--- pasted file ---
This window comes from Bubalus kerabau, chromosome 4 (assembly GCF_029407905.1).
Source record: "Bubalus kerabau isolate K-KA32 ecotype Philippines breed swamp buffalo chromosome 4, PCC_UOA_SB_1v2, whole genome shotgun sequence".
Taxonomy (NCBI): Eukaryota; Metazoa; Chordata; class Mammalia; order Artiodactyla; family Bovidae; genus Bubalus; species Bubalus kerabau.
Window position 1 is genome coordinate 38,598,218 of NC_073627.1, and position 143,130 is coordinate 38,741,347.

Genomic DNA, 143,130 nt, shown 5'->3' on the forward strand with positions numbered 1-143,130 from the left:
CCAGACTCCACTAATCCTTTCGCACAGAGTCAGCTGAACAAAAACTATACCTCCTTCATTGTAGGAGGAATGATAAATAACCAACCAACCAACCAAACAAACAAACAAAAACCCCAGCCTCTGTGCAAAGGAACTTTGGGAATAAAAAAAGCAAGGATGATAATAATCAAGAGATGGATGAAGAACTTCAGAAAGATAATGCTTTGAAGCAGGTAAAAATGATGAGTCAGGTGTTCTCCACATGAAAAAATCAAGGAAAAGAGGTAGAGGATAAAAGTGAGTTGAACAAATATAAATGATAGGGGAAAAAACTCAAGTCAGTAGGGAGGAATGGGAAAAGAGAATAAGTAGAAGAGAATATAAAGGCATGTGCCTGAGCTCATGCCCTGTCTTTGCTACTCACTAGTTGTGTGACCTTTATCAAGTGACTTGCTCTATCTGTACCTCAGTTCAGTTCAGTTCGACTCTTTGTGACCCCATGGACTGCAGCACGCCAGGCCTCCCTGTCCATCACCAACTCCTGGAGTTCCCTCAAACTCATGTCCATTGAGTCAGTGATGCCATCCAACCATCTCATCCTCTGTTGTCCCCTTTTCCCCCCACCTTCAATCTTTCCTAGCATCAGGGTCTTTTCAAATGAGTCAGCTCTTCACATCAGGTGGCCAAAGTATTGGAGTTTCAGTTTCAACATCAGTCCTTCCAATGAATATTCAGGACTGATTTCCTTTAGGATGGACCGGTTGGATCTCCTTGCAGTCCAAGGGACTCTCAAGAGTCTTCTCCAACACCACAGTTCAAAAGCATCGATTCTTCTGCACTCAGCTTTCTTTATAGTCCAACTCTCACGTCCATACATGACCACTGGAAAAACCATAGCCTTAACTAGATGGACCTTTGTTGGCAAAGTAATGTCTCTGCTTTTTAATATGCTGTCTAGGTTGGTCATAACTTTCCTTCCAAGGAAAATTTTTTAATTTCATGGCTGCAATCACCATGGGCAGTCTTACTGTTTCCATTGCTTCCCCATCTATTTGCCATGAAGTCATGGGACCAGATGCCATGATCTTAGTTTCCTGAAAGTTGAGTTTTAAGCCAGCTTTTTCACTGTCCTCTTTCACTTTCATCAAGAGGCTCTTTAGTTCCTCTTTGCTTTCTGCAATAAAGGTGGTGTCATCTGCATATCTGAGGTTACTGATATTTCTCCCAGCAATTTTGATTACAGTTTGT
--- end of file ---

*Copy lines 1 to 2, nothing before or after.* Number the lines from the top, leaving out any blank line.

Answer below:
This window comes from Bubalus kerabau, chromosome 4 (assembly GCF_029407905.1).
Source record: "Bubalus kerabau isolate K-KA32 ecotype Philippines breed swamp buffalo chromosome 4, PCC_UOA_SB_1v2, whole genome shotgun sequence".